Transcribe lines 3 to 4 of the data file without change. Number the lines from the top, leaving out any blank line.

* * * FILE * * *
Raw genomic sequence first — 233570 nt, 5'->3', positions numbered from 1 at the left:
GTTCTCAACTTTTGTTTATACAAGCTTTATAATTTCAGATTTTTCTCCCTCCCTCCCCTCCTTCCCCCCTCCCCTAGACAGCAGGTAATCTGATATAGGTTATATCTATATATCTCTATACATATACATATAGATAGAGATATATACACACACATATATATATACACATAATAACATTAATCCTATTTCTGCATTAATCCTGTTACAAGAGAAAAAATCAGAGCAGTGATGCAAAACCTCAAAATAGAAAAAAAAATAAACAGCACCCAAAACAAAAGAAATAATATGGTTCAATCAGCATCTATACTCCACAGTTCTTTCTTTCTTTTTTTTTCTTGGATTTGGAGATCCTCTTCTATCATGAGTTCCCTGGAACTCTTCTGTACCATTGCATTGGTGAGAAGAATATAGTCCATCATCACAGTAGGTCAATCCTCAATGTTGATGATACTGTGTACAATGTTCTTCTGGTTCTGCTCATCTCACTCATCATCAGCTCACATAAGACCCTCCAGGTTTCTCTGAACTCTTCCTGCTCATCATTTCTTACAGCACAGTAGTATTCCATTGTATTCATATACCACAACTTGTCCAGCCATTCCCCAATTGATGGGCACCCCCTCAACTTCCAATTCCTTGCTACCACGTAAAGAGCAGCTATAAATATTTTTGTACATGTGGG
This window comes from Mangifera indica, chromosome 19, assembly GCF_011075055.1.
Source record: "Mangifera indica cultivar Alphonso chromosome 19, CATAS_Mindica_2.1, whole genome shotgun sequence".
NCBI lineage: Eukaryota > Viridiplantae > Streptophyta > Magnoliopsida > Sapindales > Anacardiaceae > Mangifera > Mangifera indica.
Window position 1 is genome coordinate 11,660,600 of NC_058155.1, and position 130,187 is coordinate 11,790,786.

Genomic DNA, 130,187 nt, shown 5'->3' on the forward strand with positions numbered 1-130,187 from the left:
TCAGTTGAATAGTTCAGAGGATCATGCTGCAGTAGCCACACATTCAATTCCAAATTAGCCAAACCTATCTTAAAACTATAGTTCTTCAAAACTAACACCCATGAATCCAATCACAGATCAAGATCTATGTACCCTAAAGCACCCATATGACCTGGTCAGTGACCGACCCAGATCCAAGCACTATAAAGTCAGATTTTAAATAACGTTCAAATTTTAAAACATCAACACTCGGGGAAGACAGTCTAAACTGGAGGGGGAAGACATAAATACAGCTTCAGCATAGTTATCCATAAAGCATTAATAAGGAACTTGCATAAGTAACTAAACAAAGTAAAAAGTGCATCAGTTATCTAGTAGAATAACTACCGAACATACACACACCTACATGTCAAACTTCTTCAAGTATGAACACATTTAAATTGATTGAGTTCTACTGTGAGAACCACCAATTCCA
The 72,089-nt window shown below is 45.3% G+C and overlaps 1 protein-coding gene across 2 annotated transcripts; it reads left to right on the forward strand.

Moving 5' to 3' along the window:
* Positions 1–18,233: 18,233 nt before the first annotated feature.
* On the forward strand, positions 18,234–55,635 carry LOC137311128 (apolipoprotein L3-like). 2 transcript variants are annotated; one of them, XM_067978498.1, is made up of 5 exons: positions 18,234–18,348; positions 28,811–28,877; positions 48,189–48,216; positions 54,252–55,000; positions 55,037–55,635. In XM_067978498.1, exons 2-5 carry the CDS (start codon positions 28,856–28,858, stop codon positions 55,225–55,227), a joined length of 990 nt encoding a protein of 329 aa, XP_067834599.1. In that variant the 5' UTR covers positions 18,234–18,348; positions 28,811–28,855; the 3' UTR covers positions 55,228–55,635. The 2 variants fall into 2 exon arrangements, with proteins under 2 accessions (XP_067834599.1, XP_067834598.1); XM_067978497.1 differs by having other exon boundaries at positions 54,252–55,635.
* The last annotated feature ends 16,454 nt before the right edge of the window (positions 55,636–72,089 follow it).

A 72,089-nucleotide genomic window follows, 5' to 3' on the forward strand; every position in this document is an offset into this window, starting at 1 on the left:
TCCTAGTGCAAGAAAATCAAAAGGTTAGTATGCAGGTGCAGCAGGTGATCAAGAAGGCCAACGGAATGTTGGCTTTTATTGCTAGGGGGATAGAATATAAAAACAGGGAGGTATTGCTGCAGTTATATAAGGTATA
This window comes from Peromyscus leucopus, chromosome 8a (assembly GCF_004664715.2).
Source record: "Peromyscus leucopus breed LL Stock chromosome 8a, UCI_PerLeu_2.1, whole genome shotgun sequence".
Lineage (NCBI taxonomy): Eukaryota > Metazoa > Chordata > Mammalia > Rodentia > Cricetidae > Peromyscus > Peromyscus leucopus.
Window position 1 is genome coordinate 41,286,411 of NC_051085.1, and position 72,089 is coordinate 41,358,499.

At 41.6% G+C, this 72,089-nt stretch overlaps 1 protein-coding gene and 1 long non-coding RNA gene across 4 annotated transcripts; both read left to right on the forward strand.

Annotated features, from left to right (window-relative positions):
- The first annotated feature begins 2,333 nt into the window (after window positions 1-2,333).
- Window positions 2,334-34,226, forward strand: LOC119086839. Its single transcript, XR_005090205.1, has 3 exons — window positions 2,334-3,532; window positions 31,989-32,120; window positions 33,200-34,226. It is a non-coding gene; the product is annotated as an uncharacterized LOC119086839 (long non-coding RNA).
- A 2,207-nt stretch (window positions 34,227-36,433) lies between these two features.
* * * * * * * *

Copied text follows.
This window comes from Mangifera indica, chromosome 19, assembly GCF_011075055.1.
Source record: "Mangifera indica cultivar Alphonso chromosome 19, CATAS_Mindica_2.1, whole genome shotgun sequence".